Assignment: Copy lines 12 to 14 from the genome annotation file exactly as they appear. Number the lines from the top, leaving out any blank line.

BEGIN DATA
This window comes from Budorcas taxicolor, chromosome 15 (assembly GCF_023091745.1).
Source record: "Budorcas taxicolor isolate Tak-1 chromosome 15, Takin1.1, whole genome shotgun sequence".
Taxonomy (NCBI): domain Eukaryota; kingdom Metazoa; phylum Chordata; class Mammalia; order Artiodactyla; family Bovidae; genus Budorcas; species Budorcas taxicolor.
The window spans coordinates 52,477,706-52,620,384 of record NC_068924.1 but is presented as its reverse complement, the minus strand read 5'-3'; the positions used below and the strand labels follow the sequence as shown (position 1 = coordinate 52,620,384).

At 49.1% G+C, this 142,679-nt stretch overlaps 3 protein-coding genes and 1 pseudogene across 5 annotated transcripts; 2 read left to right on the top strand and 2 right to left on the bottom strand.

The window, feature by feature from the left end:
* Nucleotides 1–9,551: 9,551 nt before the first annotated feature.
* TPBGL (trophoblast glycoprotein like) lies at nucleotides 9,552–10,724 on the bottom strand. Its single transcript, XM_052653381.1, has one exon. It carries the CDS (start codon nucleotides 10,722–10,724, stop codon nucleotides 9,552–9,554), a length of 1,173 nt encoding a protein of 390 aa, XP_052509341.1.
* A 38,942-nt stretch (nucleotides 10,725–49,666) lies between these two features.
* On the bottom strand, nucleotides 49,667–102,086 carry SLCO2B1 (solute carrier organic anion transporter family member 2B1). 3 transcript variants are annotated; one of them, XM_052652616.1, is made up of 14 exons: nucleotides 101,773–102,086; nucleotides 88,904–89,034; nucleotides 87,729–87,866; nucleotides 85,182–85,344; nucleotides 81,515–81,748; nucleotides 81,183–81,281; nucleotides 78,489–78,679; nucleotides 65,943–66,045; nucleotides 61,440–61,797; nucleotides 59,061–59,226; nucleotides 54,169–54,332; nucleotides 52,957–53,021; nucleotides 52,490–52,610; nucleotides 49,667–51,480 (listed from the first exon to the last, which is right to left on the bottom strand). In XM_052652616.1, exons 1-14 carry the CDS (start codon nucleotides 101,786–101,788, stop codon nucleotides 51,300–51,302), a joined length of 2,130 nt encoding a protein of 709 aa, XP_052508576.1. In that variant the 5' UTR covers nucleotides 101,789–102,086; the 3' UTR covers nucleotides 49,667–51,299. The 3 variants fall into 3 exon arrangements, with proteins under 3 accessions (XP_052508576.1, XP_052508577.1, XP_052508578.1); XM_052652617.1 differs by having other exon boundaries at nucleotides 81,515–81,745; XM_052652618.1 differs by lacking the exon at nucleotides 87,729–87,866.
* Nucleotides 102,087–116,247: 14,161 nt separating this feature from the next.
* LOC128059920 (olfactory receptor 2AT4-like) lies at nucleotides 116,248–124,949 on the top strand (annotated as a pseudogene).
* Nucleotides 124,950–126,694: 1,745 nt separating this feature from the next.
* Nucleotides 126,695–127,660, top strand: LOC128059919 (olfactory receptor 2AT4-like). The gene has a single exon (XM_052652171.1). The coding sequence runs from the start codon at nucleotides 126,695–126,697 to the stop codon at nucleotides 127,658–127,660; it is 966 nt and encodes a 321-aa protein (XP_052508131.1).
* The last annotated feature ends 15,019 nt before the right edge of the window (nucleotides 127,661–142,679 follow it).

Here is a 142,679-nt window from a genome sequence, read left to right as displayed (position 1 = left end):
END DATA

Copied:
* LOC128059920 (olfactory receptor 2AT4-like) lies at nucleotides 116,248–124,949 on the top strand (annotated as a pseudogene).
* Nucleotides 124,950–126,694: 1,745 nt separating this feature from the next.
* Nucleotides 126,695–127,660, top strand: LOC128059919 (olfactory receptor 2AT4-like). The gene has a single exon (XM_052652171.1). The coding sequence runs from the start codon at nucleotides 126,695–126,697 to the stop codon at nucleotides 127,658–127,660; it is 966 nt and encodes a 321-aa protein (XP_052508131.1).